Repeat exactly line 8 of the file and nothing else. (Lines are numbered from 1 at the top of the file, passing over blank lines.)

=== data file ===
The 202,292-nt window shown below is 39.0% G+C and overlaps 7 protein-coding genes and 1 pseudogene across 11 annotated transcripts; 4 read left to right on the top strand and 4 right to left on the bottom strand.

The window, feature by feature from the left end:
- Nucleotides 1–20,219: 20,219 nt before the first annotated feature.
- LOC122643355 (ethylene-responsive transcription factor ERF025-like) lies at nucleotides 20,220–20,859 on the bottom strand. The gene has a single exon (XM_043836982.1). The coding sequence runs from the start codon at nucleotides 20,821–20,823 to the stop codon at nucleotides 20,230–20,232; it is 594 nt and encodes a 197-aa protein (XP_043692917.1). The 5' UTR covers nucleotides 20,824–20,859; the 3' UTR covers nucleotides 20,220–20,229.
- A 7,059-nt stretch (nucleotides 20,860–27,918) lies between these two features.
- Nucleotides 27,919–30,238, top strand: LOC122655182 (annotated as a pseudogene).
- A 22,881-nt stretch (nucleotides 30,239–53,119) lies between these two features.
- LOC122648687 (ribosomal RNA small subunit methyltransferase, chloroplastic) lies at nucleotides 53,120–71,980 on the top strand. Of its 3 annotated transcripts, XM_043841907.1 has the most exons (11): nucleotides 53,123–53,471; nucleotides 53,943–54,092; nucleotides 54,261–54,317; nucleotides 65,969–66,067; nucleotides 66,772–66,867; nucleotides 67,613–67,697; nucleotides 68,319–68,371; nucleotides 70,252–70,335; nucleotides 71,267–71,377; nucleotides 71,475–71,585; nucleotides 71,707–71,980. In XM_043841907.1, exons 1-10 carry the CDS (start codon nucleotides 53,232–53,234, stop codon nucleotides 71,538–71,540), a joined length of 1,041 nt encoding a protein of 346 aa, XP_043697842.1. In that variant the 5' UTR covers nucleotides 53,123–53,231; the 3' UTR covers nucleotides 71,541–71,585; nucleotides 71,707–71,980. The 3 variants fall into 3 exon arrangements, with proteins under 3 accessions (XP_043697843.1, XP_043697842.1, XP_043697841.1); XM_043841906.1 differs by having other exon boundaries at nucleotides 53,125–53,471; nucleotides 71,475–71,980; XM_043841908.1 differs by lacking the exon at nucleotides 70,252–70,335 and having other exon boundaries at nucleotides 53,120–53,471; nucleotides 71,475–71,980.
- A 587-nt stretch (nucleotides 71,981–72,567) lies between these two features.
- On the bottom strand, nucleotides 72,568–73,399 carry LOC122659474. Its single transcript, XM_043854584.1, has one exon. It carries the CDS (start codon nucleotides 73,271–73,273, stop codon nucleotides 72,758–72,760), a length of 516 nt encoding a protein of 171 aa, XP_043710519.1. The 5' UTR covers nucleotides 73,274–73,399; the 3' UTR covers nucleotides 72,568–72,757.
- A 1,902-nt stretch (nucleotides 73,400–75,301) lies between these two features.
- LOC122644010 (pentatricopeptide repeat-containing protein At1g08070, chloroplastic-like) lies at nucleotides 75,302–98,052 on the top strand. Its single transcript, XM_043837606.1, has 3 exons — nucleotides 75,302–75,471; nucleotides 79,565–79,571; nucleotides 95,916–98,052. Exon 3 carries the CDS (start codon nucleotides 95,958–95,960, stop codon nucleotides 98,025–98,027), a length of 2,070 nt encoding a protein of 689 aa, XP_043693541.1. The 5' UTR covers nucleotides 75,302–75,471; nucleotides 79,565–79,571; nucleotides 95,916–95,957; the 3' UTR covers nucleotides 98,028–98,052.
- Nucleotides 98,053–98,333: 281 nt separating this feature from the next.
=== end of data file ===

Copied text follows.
- LOC122648687 (ribosomal RNA small subunit methyltransferase, chloroplastic) lies at nucleotides 53,120–71,980 on the top strand. Of its 3 annotated transcripts, XM_043841907.1 has the most exons (11): nucleotides 53,123–53,471; nucleotides 53,943–54,092; nucleotides 54,261–54,317; nucleotides 65,969–66,067; nucleotides 66,772–66,867; nucleotides 67,613–67,697; nucleotides 68,319–68,371; nucleotides 70,252–70,335; nucleotides 71,267–71,377; nucleotides 71,475–71,585; nucleotides 71,707–71,980. In XM_043841907.1, exons 1-10 carry the CDS (start codon nucleotides 53,232–53,234, stop codon nucleotides 71,538–71,540), a joined length of 1,041 nt encoding a protein of 346 aa, XP_043697842.1. In that variant the 5' UTR covers nucleotides 53,123–53,231; the 3' UTR covers nucleotides 71,541–71,585; nucleotides 71,707–71,980. The 3 variants fall into 3 exon arrangements, with proteins under 3 accessions (XP_043697843.1, XP_043697842.1, XP_043697841.1); XM_043841906.1 differs by having other exon boundaries at nucleotides 53,125–53,471; nucleotides 71,475–71,980; XM_043841908.1 differs by lacking the exon at nucleotides 70,252–70,335 and having other exon boundaries at nucleotides 53,120–53,471; nucleotides 71,475–71,980.